That title is a variation on the lyrics from an old song but it is being sung by a few dogs these days.
Sandown on Thursday become a night of contrasts – first when up and coming stayer Starc put in a shocker. Backed into favouritism ($2.00 in NSW and $2.60 in Victoria), it wandered out of the boxes and meandered around at the tail of the field for the entire race, finishing eight lengths behind a smart winner in Flying Twist (41.90). Starc looked really tired.
Previously, it had put in a solid effort to win at the track on 11 September, running 6.13 and 42.10. A week later it did even better (6.15 and 41.88), finishing on strongly although unable to catch the runaway winner. Then this week, its third distance run in three weeks and an ignominious failure – 6.54 and 42.42.
The Dailly camp had four starters in this field, including the winner as well as Starc, and all had much the same recent racing experience. But then so did all the others. One week gaps are what all trainers seem to work with these days but in reality they are all kidding us. Time after time the evidence is that no-one can really be sure how the dogs will turn up this week – not for distance races. It’s all guesswork.
Even sadder is that stewards generally take little interest in performance reversals like Starc’s, despite it being a warm favourite and running poorly. Perhaps a visit to Flemington or Caulfield might throw some light on how best to handle these situations?
Anyway, if trainers won’t do it and stewards are not interested, it falls to racing authorities to bring in a rule banning a second distance run inside 14 days. That might produce screams of horror in some places but not from punters or the dogs themselves. It’s all a question of priorities.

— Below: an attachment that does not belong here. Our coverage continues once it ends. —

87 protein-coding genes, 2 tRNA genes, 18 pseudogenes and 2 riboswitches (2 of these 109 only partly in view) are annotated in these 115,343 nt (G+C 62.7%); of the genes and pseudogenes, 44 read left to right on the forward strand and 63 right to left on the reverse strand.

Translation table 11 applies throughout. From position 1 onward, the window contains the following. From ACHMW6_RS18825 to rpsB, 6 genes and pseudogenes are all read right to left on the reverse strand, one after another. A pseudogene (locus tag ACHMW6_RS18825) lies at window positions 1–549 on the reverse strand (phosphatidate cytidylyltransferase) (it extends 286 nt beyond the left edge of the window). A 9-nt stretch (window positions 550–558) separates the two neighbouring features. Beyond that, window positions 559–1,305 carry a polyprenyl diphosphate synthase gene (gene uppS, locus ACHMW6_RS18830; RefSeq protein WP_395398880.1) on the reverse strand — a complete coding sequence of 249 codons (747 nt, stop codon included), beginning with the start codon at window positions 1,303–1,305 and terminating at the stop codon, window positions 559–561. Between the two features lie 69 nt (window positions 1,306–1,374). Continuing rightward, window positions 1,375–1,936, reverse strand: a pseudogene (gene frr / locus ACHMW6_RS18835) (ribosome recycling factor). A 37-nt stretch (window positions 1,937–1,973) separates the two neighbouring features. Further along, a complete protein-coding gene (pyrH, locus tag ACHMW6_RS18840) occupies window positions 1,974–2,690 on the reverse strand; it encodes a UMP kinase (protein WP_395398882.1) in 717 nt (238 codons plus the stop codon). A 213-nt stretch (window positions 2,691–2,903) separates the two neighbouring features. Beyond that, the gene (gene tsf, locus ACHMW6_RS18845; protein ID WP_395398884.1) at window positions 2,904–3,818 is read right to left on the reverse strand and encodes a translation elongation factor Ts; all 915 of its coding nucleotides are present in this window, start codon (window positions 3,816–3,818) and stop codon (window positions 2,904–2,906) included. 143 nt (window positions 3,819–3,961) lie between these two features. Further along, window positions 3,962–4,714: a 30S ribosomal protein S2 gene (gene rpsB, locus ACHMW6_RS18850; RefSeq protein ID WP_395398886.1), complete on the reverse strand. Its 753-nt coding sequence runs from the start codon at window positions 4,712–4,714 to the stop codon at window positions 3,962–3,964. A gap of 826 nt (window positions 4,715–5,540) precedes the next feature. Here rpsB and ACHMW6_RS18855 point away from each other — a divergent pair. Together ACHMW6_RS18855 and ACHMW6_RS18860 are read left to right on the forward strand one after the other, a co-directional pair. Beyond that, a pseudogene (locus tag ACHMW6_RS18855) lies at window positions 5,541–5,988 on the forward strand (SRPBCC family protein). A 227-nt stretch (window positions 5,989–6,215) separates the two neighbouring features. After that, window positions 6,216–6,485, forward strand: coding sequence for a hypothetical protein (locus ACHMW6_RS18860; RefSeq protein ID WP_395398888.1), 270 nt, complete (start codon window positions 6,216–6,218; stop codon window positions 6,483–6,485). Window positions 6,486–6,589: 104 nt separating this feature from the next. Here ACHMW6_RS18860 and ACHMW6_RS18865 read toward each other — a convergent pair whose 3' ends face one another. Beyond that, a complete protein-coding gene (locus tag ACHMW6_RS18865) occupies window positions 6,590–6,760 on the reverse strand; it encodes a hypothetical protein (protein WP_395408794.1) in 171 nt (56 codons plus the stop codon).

The Prelude sprints were another deal altogether.
In a night of smart times, nothing could compare with the 29.09 run by My Bro Fabio out of box 8. Like a very similar performance by Campaspe Will, also from box 8 (but with a small bump on the first turn), the dog came out moderately and then ran around the field to end up threatening Bekim Bale’s track record of 29.86. Never have I seen a dog put so much space on a quality field as My Bro Fabio did from the home turn to the post. It was a massive display of power.
More remarkable was that My Bro Fabio had just broken the Canberra 530m record from an inside box, railing and leading all the way. By comparison, My Bro Fabio ran around the centre of the track at Sandown, covering much more ground than a railer like Bekim Bale. Those two “each way” runs are the mark of an outstanding greyhound.
What should have got a big mention last week was the huge return to form of Dusty Moonshine. After breaking the Dapto distance record, the dog returned to Wentworth Park and ran a personal best of 41.86, a length quicker than its previous winning efforts.
Even so, it’s still hard to explain away the erratic nature of some runs. The dog ran really well on 21 Jun, 4 July and 2 August, then went poorly on 9 August and 6 September. The Dapto record followed on 12 September and the quick run at Wenty on 20 September.